Always happy to rep the sounds of Seattle. Here are a couple tapes by my two favorite local drone purveyors. The connection between the two attacks is a man by the name of Adam (awesome dude, meet him and be friends) who gave me this one-two punch we have here at a show a little while back. Time to jump in.
This untitled tape by Dull Knife is actually a bunch of recordings from a while back from when they were a four piece—they are currently melting minds as a two-piece, saw them a month ago and their set was like entering a temple; full body drone. I’d only heard the Knifers in the duo and trio format so I was psyched to complete my education and hear them as a four piece. One of the first things I’m struck with is how solid they sound. Solid in the sense that the four of them are totally unified. The first piece, whose title I can’t quite read but I’m gonna go with “Cog Bank Account”, features lots of low frequencies wandering purposefully if that makes any sense at all. For a while there’s a short bit of effected guitar or keys that gently nudges things along but for the most part the track is spotted with strategically placed transmissions from space. “Vespers”, my favorite track here, is HEAVY in probably the most mild-mannered way possible. There’s nothing harsh or even that loud here but the piece is robust and dripping with menace. One time I played this too loud and everything on my desk started vibrating. It was an intense experience. There’s a constant cross-pollination of sounds here coming probably from guitars and/or something with keys; the two seemed to be the weapons of choice for these guys. Each of the instruments at work offer very slight hints of melody throughout keeping the track totally engaging during the course of it boring holes through your eardrums and slowing boiling your brain in heavy audio plasma. Monolithic shit.
The other side holds two more tracks. “Morske Orgul…” begins with a lone organ, which gradually meets up with another organ or two. Or maybe it’s all on one organ. The piece is pretty minimal. There’s something like a flute in the background contributing a few muffled shrieks, all the while the track is slowly filled out with more sustained tones and slurred guitar swoops. There’s an odd rhythmic trickle buried way down low that I’m excited I just locked into. Stammering high pitch tones contribute a vague melody just before things switch over to “Squirrel Church” in the final stretch. “Squirrel Church” is a quick, pretty coda to the tape featuring an obscured but present and pleasant melody coming from an organ off in the distance. 30 minutes of blurry meditations does a soul good.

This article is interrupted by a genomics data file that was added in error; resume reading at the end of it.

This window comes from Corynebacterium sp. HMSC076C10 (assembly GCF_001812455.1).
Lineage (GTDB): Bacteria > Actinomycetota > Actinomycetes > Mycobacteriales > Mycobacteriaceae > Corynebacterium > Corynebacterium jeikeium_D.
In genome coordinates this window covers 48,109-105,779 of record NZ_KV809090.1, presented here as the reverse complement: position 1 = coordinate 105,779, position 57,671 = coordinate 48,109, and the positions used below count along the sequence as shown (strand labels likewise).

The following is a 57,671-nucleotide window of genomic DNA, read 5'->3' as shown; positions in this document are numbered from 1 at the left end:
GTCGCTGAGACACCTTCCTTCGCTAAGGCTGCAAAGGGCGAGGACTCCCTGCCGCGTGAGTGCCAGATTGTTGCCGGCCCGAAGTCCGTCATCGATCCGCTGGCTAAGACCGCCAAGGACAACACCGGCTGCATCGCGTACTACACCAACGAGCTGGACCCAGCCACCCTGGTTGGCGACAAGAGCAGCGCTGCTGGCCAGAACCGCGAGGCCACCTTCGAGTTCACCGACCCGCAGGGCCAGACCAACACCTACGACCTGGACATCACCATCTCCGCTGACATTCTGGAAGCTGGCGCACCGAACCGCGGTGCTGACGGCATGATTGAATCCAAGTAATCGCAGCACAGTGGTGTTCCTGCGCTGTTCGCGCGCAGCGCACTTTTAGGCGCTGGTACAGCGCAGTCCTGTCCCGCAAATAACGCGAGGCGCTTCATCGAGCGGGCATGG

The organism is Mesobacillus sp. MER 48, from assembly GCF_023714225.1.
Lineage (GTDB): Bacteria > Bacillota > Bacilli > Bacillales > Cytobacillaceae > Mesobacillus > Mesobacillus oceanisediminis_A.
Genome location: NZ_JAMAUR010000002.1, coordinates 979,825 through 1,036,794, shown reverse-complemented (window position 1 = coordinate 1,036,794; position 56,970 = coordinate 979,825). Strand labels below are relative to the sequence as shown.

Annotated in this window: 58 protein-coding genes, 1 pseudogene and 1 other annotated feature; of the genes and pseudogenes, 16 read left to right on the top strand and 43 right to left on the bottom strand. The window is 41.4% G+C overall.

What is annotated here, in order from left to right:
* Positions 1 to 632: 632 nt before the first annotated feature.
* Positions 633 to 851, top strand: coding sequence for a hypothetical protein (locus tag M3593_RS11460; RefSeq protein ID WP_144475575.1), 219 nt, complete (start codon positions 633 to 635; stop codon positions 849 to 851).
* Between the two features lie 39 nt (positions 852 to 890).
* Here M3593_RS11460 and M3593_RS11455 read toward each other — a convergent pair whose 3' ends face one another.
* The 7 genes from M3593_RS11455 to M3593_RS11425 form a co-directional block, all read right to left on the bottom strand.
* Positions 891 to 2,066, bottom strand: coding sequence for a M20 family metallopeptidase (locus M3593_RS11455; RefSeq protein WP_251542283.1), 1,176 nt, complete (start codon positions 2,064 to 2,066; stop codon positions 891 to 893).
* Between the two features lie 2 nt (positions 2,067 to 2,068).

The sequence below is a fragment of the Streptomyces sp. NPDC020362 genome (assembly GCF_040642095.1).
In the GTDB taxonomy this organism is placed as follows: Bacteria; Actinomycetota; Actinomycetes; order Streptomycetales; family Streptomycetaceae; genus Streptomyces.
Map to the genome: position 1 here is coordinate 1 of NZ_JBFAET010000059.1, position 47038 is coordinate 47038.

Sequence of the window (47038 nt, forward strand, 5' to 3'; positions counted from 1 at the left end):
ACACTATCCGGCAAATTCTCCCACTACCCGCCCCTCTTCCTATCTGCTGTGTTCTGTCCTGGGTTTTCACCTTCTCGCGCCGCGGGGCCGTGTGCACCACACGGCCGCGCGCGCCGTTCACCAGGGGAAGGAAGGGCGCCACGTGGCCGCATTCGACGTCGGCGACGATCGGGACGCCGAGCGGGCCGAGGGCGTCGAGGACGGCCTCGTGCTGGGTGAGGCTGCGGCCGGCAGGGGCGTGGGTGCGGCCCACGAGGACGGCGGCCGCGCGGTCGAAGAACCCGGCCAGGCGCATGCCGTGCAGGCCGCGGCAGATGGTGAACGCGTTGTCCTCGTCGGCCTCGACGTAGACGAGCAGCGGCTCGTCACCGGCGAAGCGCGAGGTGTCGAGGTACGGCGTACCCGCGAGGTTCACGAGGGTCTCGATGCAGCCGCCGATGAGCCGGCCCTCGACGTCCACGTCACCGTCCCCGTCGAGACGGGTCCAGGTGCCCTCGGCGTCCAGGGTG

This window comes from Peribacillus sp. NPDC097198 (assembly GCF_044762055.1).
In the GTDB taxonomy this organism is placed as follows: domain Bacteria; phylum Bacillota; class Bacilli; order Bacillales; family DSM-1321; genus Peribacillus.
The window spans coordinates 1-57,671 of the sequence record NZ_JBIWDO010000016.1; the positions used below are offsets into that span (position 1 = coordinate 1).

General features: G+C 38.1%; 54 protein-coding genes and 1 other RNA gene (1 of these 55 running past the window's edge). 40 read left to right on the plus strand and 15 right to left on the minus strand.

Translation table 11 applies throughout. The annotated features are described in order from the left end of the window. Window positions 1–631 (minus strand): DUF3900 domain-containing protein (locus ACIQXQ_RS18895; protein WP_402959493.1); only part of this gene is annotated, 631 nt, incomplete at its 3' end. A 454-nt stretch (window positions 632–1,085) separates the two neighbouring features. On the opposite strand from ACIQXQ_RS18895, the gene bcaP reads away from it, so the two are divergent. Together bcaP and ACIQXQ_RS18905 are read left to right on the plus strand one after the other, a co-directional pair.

Dark Slobby Cave collects final jams from Du Hexen’s old practice space at the S.S. Marie Antoinette (r.i.p.) Luckily, Du Hexen Hase survived the demise of SSMA and gave the public this little beauty. The sound is much clearer than the late night murk of the Dull Knife tape. “Entrance” is the first track here and it features I think two or three fuzzy guitars all going to town, along with splatters of percussion and effect manipulation. With the two releases I’ve heard from these guys I’m always impressed how they find such a solid melodic center in every track. There aren’t any melodies really being played here far as I can tell but the way the guitars overlap and interact creates an interesting harmonic patchwork. “Entrance” rolls along relatively smoothly for the most part but by its end things get pretty unstable with a guitar barely maintaining a wobbly sustain while another indulges in a metallic freakout until the track’s end. “Obstacle” opens with the ding-dong of various chimes, a sign of the percussion oriented times to come. Distant tinkling bells, bass-guitar-as-a-drum playing, a few sporadic notes of piano and various rustling all make appearances at some point making it a righteously weird track. The flipside holds “Cave Animal Revolt”, my favorite piece of the tape, where Du Hex really gets their dark slobby cave dwellin’ on. A flurry of voices is set against a rhythmic bass loop. Total shamanic spirit ceremony. Lots of ephemeral sounds float through, particularly like this one brief vocal loop that sounds a little like a violin. There’s a real pleasant chorus of voices somewhere near the back but it gets overtaken by the angrier ghost howls. Between guitar and delay pedal feedback and a bunch more voices piled on, the track reaches its urgent breaking point and dies down.
The Dull Knife tape is still in print at Epicene but limited to a scant 30 copies (come on!). It features a drenched and dried J-card in honor of the jams being recording in the rainy season, though I live in the rainy season so it’s possible some the watermarks are from being in my pocket. Dark Slobby Cave is self-released (so check their myspace for one) and limited to 50 copies. I don’t know who did the artwork but it’s bitchin’—and there’s more on the other side of the J-card. It’s printed on cool red-orange cardstock but my scanner rejects that color for some reason so pay no attention to the image.
Also, for anyone reading this who resides around Seattle, Du Hexen Hase along with Wet Hair and Peaking Lights and some others are playing at the Josephine this Friday. Come by, say hi and live the jams. Should be a rad night.